WASHINGTON — The US Supreme Court on Friday agreed to clarify the time period for which plaintiffs can recover damages over copyright claims in a case involving a Miami music producer who sued Warner Music’s Atlantic Records label after hip-hop artist Flo Rida made use of a 1980s song that he claims he owns.
The justices took up an appeal by two music publishing companies — Warner Music’s Warner Chappell as well as Artist Publishing Group — of a lower court’s ruling that defendants in copyright infringement cases can be held liable for actions that occurred prior to the three-year statute of limitations for filing such litigation.
The two companies had challenged the lower court’s decision that they may owe copyright damages that accrued prior to three years before plaintiff Sherman Nealy sued them.
Mr. Nealy has argued that his Miami record label Music Specialist owns the rights to the 1984 song “Jam the Box” by Tony Butler, also known as Pretty Tony. Flo Rida, whose given name is Tramar Dillard, interpolated musical elements of “Jam the Box” in his 2008 song “In the Ayer.”
Mr. Nealy sued Flo Rida’s label Atlantic Records, as well as Warner Chappell and Artist Publishing Group, in federal court in Florida in 2018, arguing that these businesses received invalid licenses to use his label’s music while he was incarcerated after being convicted of cocaine distribution.
Mr. Nealy’s label ceased operations before he started serving a 20-year prison sentence in 1989. Mr. Nealy has said the licenses provided to the defendants in the case were invalid because Butler, his former business partner, did not have Mr. Nealy’s permission to grant them while he was in prison.
Florida-based US District Judge Rodolfo Ruiz ruled in favor of Atlantic Records on Mr. Nealy’s claim related to “In the Ayer” — the only Atlantic song at issue — and in favor of the publishers on some of Mr. Nealy’s other claims. Mr. Nealy in a pending motion has asked the judge to reconsider those decisions.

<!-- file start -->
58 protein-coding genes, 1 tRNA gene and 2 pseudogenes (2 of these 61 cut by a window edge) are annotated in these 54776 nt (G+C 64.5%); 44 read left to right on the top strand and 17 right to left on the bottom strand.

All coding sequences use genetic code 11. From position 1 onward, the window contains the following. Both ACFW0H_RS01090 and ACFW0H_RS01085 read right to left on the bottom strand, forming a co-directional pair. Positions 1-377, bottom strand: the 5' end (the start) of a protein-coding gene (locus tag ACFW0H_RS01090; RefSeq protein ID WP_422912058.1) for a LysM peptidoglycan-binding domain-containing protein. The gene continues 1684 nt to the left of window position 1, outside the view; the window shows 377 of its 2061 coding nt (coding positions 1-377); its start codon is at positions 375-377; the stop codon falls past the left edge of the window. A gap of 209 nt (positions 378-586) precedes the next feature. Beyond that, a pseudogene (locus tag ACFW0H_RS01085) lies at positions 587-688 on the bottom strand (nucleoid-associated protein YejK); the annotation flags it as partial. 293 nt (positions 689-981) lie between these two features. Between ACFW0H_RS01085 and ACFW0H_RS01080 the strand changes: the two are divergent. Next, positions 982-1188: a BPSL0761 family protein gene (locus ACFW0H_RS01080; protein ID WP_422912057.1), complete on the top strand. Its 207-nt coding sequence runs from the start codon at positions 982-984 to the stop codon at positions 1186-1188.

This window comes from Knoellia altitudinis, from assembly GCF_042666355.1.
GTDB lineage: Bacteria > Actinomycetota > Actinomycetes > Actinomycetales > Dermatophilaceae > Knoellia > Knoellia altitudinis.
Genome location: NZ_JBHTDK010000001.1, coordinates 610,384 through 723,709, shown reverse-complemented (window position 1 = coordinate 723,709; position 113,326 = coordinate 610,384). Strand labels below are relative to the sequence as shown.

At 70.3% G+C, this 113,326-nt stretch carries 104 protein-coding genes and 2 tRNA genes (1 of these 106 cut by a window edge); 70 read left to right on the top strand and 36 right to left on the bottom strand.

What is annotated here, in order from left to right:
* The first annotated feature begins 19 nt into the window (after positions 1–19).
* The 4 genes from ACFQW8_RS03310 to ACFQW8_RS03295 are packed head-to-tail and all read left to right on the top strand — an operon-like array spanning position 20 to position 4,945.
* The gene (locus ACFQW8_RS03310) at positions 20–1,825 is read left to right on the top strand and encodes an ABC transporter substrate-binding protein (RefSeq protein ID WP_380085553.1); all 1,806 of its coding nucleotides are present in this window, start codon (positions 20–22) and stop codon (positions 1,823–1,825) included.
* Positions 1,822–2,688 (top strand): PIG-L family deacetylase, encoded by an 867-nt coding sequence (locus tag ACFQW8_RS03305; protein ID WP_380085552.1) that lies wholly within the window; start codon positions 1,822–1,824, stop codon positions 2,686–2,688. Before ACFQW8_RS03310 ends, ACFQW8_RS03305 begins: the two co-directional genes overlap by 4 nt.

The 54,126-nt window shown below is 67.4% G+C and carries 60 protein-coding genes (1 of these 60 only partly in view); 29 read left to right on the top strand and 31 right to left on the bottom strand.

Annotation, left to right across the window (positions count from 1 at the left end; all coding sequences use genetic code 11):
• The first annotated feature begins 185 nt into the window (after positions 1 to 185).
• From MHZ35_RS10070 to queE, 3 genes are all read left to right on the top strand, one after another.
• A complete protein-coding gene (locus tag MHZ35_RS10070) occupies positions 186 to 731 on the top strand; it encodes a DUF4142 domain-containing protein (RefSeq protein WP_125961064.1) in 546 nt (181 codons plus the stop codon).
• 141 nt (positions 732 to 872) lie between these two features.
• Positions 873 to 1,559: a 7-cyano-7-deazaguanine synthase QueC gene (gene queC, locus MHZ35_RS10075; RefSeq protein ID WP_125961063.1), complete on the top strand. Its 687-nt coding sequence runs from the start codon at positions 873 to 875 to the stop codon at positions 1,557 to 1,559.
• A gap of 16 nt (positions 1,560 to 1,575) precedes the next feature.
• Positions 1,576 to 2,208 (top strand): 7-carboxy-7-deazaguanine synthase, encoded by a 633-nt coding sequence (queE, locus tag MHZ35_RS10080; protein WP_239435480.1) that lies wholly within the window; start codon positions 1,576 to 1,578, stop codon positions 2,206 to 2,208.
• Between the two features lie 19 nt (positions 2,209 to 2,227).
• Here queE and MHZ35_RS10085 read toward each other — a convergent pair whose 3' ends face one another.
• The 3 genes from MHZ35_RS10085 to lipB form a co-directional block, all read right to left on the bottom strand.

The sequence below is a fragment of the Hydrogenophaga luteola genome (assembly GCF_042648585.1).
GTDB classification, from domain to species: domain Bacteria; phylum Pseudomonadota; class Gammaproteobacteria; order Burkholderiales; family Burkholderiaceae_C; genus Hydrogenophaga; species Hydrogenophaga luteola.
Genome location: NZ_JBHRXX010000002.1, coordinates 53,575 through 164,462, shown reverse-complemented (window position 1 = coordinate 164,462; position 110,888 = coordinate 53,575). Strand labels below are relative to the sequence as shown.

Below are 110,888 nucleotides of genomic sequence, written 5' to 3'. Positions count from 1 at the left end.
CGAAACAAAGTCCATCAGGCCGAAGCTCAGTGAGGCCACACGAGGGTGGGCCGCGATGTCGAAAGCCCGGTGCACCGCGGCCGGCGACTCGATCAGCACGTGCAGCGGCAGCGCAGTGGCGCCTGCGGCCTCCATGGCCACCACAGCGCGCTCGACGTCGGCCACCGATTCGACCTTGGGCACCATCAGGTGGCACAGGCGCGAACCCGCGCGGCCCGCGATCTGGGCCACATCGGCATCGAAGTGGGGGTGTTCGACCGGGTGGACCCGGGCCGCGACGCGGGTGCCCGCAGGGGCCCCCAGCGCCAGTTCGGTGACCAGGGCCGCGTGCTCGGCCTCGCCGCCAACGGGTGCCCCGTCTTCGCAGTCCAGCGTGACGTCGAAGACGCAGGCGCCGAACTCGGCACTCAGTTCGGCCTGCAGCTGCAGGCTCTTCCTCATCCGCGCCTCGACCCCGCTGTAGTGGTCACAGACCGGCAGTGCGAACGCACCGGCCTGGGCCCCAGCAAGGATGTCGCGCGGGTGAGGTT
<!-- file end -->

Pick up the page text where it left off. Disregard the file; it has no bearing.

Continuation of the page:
Ruiz also said that the period for which Mr. Nealy could recover damages should be limited to three years before he filed the lawsuit.
Nealy said he did not learn of the alleged copyright violations until 2016, and requested damages for copyright infringement that he said started as early as 2008. But the Atlanta-based 11th US Circuit Court of Appeals reversed that in February 2023, deciding that there was “no bar to damages in a timely action.”
Lower courts have reached contradictory conclusions on the issue. The New York-based 2nd US Circuit Court of Appeals limited copyright damages to the three-year period before a lawsuit is filed. The San Francisco-based 9th US Circuit Court of Appeals opted not to impose a time limit, a position that the 11th Circuit embraced in Nealy’s case.
The companies that Mr. Nealy sued asked the Supreme Court in May to review the case, saying the split among the lower courts was “intolerable, creating confusion for parties and encouraging forum-shopping.”
The case has drawn interest from music industry trade groups including the Recording Industry Association of America and National Music Publishers’ Association, which also encouraged the court to take up the case.
The case is due to be heard in the court’s new term, which began on Monday. — Reuters